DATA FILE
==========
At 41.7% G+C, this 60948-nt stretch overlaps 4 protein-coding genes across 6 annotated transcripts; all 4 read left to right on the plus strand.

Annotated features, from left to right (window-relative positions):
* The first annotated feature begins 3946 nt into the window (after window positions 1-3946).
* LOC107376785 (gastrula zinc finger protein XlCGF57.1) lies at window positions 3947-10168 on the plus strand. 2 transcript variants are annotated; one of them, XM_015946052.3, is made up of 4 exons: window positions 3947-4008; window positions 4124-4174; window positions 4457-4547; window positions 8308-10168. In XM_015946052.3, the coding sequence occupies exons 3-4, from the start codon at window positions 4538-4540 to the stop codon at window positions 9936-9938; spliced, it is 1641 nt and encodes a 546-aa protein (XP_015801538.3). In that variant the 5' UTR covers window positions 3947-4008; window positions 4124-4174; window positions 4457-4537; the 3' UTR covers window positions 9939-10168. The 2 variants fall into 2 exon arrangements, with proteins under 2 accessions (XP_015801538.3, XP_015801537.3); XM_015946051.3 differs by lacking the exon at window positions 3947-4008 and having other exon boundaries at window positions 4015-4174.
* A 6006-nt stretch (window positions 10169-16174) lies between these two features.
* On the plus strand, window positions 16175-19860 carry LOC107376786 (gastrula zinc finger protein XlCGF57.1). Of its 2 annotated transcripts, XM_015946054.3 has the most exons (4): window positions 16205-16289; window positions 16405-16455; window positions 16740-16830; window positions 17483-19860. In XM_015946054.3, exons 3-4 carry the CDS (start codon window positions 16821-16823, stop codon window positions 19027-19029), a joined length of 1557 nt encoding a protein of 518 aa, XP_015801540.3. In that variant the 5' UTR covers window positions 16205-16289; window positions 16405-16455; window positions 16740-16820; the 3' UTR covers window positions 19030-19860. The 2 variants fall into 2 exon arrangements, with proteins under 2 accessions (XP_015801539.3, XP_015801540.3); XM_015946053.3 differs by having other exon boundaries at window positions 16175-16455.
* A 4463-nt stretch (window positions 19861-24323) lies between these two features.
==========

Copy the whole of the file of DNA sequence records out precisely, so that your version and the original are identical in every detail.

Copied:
At 41.7% G+C, this 60948-nt stretch overlaps 4 protein-coding genes across 6 annotated transcripts; all 4 read left to right on the plus strand.

Annotated features, from left to right (window-relative positions):
* The first annotated feature begins 3946 nt into the window (after window positions 1-3946).
* LOC107376785 (gastrula zinc finger protein XlCGF57.1) lies at window positions 3947-10168 on the plus strand. 2 transcript variants are annotated; one of them, XM_015946052.3, is made up of 4 exons: window positions 3947-4008; window positions 4124-4174; window positions 4457-4547; window positions 8308-10168. In XM_015946052.3, the coding sequence occupies exons 3-4, from the start codon at window positions 4538-4540 to the stop codon at window positions 9936-9938; spliced, it is 1641 nt and encodes a 546-aa protein (XP_015801538.3). In that variant the 5' UTR covers window positions 3947-4008; window positions 4124-4174; window positions 4457-4537; the 3' UTR covers window positions 9939-10168. The 2 variants fall into 2 exon arrangements, with proteins under 2 accessions (XP_015801538.3, XP_015801537.3); XM_015946051.3 differs by lacking the exon at window positions 3947-4008 and having other exon boundaries at window positions 4015-4174.
* A 6006-nt stretch (window positions 10169-16174) lies between these two features.
* On the plus strand, window positions 16175-19860 carry LOC107376786 (gastrula zinc finger protein XlCGF57.1). Of its 2 annotated transcripts, XM_015946054.3 has the most exons (4): window positions 16205-16289; window positions 16405-16455; window positions 16740-16830; window positions 17483-19860. In XM_015946054.3, exons 3-4 carry the CDS (start codon window positions 16821-16823, stop codon window positions 19027-19029), a joined length of 1557 nt encoding a protein of 518 aa, XP_015801540.3. In that variant the 5' UTR covers window positions 16205-16289; window positions 16405-16455; window positions 16740-16820; the 3' UTR covers window positions 19030-19860. The 2 variants fall into 2 exon arrangements, with proteins under 2 accessions (XP_015801539.3, XP_015801540.3); XM_015946053.3 differs by having other exon boundaries at window positions 16175-16455.
* A 4463-nt stretch (window positions 19861-24323) lies between these two features.